Easton area florist giving away flowers on Petal It Forward Day - lehighvalleylive.comTuesday, March 19, 2019
Edwards, who works for the Flower Essence flower and gift ship in Forks Township, was part of the nationwide Petal It Forward Day organized by the Society of American Florists.Edwards was giving away two roses each, one to pay it forward to someone and allow that person to do the same to someone else. She had already given away 15 stems by 9 a.m. and people's reactions were "amazing," said the Upper Mount Bethel Township resident. "Everybody's smiling."Flower Essence, owned by Brandi Lynch, plans to give away 1,000 roses on Wednesday in its delivery area, including Easton, Bethlehem, Palmer Township, Nazareth and the Slate Belt.The Society of American Florists said flowers will be given away in more than 400 cities in all 50 states.The society says it has science on its side; a Rutgers study showed giving flowers helped spread positive emotions, some that lasted for days.People were posting on social media using the #PetalItForward hashtag. Sarah Cassi may be reached at email@example.com. Follow her on Twitter @SarahCassi. Find lehighvalleylive.com on Facebook. https://www.lehighvalleylive.com/easton/2018/10/easton_area_florist_giving_awa.html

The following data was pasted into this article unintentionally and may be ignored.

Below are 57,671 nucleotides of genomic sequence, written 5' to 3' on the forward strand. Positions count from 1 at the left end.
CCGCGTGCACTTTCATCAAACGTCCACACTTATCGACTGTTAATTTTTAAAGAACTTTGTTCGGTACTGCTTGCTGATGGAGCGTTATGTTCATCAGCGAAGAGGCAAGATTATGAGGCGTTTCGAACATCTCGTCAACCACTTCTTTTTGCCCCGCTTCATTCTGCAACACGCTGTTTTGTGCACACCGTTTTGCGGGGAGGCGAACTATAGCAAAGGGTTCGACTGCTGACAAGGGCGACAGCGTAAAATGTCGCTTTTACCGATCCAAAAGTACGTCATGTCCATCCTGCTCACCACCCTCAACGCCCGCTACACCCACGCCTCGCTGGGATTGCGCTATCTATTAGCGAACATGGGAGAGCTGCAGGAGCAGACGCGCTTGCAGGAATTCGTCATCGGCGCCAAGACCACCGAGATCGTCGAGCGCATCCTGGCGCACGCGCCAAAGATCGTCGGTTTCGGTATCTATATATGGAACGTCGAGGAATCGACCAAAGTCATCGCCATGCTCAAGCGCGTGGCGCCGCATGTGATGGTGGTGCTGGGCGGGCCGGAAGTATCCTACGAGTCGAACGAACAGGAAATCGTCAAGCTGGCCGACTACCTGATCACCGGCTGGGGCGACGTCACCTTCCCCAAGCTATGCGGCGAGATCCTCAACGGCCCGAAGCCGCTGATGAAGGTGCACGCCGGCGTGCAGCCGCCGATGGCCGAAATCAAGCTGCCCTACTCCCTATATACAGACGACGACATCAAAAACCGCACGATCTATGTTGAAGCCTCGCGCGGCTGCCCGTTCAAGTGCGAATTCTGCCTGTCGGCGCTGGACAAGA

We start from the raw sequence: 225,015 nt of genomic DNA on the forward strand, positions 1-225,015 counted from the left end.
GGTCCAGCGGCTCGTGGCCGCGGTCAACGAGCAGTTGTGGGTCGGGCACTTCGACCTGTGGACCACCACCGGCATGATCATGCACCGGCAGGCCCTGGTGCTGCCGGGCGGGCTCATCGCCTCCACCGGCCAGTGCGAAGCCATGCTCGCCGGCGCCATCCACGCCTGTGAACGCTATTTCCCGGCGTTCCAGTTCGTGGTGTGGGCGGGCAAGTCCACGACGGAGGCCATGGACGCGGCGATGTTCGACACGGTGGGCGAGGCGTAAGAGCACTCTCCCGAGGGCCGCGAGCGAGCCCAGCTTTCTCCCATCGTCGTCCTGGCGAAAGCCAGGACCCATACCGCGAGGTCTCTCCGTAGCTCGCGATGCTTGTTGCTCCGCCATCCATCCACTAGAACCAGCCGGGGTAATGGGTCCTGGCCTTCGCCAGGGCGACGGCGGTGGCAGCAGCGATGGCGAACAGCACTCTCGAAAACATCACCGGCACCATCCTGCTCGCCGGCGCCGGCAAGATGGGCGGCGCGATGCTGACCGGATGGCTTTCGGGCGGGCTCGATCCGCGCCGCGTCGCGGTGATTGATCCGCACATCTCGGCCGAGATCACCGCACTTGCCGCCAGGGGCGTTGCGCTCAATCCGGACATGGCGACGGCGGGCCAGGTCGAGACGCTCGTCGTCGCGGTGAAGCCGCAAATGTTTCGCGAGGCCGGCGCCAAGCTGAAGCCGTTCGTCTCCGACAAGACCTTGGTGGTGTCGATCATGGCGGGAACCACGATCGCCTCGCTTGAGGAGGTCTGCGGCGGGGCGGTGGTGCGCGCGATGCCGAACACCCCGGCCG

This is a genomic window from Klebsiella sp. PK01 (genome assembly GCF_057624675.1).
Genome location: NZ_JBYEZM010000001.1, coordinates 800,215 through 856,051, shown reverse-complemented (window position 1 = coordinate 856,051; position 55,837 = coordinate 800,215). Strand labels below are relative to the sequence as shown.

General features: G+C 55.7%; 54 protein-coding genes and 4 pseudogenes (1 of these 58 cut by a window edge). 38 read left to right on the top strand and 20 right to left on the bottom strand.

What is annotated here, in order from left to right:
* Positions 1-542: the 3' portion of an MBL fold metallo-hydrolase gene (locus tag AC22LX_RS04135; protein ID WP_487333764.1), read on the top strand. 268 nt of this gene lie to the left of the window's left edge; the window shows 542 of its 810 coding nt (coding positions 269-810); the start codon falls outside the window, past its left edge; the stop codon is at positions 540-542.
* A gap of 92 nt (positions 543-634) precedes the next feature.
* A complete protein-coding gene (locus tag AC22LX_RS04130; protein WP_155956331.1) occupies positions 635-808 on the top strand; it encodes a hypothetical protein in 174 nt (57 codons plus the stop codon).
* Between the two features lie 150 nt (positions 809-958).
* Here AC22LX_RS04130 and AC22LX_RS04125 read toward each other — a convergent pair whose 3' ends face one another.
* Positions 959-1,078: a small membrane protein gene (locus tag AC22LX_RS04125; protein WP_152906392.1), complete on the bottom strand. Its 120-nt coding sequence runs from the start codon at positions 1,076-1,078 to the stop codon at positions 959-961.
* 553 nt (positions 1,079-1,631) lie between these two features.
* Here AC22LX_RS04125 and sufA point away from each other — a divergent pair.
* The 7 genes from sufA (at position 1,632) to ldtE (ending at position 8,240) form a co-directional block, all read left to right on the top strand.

Wilbe Bloomin Is Recognized as Toronto’s Original Eco-friendly Florist - Press Release - Digital JournalTuesday, March 19, 2019